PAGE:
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AN ATTEMPT to force the government to publish Brexit impact studies was rejected by the High Court yesterday.
The Good Law Project (GLP) and Green MEP Molly Scott Cato sought a judicial review of a refusal to disclose documents on the likely effect of Brexit.
The Department for Exiting the European Union and the Treasury refused, saying that they could be obtained via the Freedom of Information (FoI) Act.
The studies have been released to MPs, but GLP’s founder, barrister Jolyon Maugham QC, said outside court that they were “bound by duties of confidentiality.”
Tim Pitt-Payne QC, for GLP, said Ms Scott Cato and Mr Maugham were “interested in contributing to the public debate” about Brexit.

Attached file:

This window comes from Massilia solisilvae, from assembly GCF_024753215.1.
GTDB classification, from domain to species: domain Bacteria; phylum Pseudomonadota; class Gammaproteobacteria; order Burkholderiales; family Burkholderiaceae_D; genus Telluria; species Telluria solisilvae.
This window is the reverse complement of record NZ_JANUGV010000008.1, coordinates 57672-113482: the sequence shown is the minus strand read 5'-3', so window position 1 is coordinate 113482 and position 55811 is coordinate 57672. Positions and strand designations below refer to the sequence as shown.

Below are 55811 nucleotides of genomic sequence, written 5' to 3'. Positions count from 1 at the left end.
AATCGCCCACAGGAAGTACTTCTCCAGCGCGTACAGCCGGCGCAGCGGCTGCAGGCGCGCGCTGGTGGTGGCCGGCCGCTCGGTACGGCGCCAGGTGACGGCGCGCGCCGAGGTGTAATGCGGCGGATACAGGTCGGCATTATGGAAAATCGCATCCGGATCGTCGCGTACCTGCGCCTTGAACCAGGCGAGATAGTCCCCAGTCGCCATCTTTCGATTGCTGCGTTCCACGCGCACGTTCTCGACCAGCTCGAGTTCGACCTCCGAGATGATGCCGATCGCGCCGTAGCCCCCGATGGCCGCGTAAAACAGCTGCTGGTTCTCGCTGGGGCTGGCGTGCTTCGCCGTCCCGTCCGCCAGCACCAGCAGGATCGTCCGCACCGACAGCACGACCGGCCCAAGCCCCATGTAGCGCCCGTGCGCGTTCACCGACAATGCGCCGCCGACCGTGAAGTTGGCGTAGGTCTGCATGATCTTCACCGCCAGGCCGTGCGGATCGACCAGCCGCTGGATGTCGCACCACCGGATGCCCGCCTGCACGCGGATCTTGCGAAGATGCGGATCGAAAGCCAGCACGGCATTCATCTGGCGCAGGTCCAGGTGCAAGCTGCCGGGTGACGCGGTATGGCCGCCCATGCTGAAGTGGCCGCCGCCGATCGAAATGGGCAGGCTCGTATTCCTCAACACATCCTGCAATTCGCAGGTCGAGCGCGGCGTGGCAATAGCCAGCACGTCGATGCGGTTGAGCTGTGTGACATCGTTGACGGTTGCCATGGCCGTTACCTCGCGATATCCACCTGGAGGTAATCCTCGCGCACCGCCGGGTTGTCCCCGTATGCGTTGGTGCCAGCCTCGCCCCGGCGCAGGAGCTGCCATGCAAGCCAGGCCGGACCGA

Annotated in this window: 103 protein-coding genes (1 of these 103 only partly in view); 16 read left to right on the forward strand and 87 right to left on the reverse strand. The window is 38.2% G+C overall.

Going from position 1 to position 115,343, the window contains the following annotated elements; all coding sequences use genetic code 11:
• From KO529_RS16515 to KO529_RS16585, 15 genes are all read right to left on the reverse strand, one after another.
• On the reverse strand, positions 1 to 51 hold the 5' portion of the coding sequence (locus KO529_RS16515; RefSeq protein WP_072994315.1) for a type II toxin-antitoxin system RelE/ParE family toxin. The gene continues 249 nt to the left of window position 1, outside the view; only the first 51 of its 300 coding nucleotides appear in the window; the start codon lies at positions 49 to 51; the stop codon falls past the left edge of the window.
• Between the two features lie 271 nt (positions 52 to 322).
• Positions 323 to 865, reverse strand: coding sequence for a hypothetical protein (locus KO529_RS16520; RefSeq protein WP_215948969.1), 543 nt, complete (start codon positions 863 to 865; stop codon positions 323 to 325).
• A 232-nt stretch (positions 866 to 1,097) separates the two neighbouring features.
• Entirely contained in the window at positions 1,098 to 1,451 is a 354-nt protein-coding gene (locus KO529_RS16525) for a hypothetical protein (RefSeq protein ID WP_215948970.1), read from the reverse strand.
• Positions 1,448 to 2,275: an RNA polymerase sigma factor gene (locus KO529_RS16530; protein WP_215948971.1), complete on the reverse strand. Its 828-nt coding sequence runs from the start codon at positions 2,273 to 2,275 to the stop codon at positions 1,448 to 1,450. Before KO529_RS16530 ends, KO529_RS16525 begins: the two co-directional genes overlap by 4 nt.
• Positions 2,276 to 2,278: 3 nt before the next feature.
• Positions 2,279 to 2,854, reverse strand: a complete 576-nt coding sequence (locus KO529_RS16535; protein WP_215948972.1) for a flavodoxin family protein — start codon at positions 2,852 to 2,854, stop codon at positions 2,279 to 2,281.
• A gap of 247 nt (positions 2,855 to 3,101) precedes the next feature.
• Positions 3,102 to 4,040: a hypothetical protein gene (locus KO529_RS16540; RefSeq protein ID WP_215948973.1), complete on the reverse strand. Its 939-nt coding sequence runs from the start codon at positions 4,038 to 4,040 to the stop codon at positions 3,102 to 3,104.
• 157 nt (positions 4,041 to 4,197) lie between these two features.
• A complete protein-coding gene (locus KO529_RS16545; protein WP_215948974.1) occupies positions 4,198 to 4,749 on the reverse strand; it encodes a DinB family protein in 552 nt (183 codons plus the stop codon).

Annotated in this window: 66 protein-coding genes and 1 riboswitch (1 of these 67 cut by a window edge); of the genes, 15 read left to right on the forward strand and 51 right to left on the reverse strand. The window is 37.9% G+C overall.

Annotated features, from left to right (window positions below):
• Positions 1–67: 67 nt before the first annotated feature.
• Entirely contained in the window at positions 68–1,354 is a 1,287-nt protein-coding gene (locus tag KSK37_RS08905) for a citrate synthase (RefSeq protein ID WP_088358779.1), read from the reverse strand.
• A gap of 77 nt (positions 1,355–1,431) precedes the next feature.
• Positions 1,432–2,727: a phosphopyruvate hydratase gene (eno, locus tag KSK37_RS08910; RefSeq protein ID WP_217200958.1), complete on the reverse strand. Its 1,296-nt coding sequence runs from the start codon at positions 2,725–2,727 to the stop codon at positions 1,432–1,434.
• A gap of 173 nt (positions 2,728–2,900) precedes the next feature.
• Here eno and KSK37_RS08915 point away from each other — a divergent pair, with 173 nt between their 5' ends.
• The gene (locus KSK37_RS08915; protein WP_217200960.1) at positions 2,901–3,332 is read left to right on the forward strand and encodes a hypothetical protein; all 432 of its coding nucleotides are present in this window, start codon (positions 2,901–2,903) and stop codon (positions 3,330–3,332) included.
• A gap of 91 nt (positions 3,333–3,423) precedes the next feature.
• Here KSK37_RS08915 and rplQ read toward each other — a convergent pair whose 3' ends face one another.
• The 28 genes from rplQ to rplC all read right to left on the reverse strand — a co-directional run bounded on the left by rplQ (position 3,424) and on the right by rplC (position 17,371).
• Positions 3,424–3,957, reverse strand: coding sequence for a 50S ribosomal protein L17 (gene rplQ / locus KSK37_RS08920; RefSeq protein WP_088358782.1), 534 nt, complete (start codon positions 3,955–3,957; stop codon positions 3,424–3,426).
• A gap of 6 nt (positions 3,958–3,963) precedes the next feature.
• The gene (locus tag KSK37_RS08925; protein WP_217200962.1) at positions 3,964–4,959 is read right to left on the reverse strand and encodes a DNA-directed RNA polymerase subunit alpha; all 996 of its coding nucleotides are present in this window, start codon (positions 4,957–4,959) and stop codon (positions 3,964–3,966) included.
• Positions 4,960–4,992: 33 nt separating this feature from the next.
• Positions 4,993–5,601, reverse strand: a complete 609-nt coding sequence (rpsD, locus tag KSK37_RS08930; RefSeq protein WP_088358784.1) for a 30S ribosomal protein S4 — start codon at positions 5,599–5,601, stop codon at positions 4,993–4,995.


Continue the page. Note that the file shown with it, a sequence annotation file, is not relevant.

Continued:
Mr Pitt-Payne said the information “needs to be available to the public” before October, when negotiations with the EU are due to finish, being “of no real value” after that point.
Evidence from FoI expert Maurice Frankel was read out, which said that an average time between a request to the Information Commissioner to a first-tier tribunal decision was almost two years.
GLP submitted that the case was “exceptional” because of the urgency of the need for the documents.
But Mr Justice Supperstone rejected permission, finding that FoI was a suitable alternative.
After the judgement, Mr Maugham said GLP was considering whether to pursue the case to the Court of Appeal.
Ms Scott Cato said the decision was “incredibly disappointing,” adding that she felt the government’s refusal to disclose the information was “just a stalling mechanism.”
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